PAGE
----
If you can’t tell, I still haven’t completely recovered from that disappointment.

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The Untouchables

April 15, 2009 Guest Contributor 23

The following is a guest contribution from Charles H. Geier. Charles runs two excellent sites of his own – The Widening Geier and Sports Statistics: By the Numbers.

Country music is a genre which I have come to appreciate largely through osmosis. My parents did not play it in the house or the car when I was growing up. New York has had trouble maintaining a quality country station, and even when it has, the radio dial did not find its way down there often.

My youth occurred before the internet and satellite radio, and our tape deck for car trips tended to be filled with Phil Collins, Paul Simon and the soundtrack to various musicals (being the youngest, my objections were drowned out by “Diamonds on the Soles of her Shoes”…etc). My mother did occasionally refer to my father’s affinity for Glen Campbell’s “Wichita Lineman”, but mostly because he would never sing past the first seven words.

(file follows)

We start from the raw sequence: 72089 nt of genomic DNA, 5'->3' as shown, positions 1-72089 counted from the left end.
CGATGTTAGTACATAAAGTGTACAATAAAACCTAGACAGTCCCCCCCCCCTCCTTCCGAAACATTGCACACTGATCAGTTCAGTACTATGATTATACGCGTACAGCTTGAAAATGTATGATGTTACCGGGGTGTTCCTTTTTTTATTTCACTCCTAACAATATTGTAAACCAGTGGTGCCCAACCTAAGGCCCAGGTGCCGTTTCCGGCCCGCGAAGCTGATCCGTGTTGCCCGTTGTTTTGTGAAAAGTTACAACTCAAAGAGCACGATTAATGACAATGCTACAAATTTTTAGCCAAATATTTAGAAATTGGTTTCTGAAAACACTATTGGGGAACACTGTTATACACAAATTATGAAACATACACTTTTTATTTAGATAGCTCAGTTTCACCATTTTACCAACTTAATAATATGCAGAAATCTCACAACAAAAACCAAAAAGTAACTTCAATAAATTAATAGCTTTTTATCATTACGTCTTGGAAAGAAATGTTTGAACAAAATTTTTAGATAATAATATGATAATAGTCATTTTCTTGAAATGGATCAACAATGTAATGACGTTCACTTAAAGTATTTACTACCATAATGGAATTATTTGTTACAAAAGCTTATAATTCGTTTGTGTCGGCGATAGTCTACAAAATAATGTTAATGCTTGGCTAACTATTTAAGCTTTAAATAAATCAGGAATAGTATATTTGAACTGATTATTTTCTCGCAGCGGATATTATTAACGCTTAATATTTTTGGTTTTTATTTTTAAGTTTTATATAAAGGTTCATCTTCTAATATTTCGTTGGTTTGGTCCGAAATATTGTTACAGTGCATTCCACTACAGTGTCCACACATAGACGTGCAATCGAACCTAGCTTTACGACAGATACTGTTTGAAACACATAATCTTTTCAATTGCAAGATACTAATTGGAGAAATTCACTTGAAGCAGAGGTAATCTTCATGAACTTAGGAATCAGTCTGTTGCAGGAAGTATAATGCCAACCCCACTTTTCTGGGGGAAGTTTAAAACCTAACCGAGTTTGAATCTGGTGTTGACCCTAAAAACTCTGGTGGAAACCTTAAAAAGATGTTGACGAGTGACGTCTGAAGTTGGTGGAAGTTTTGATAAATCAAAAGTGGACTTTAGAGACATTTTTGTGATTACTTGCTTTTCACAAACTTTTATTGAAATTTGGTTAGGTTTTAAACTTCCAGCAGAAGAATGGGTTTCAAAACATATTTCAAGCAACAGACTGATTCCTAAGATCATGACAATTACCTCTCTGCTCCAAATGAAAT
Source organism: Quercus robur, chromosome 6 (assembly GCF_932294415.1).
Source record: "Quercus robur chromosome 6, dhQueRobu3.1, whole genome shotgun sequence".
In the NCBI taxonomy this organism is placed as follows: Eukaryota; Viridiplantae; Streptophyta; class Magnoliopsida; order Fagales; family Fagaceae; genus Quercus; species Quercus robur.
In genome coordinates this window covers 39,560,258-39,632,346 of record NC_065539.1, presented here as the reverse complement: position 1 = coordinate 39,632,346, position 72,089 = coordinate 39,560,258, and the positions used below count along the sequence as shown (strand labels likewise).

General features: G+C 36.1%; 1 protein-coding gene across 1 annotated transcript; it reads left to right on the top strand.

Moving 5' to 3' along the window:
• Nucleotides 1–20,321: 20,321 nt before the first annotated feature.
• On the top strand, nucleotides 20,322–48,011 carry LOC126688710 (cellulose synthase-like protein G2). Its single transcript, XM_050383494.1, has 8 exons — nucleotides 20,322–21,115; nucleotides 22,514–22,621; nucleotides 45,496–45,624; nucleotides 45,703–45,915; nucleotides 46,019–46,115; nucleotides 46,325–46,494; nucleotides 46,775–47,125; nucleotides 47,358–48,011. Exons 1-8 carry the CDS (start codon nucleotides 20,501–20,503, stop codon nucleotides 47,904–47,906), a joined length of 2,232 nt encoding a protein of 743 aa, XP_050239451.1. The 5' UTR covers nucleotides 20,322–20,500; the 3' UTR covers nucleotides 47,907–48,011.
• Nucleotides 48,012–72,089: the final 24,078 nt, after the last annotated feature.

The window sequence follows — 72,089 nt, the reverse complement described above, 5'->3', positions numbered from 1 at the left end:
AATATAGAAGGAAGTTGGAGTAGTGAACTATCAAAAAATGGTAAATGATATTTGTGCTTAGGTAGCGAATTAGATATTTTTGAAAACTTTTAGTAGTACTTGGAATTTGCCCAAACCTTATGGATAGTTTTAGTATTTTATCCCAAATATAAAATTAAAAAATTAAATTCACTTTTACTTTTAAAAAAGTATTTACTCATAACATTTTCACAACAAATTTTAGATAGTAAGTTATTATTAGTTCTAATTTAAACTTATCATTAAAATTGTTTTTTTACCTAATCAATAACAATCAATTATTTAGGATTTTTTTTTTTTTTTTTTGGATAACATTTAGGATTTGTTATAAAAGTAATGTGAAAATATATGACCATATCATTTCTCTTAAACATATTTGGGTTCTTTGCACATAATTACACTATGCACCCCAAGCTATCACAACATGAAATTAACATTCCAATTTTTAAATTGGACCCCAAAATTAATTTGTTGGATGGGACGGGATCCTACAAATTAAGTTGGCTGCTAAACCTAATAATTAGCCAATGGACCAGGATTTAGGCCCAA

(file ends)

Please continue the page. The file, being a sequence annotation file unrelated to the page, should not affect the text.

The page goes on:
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Reba McEntire, “Strange”

April 14, 2009 Kevin John Coyne 21

The contrast between “For My Broken Heart”, a #1 single for Reba McEntire in 1991, and “Strange,” her new single, speaks volumes on how the portrayal of women has changed in country music over the past two decades.

When “For My Broken Heart” peaked, Reba McEntire was at the height of her amazingly long run as the genre’s most successful female artist, but she was also the last of the truly great heartbreak queens. When she goes to bed with grief over being left, she wakes up the next morning and notes, “The sun is blinding me as it wakes me from the dark. I guess the world didn’t stop for my broken heart.”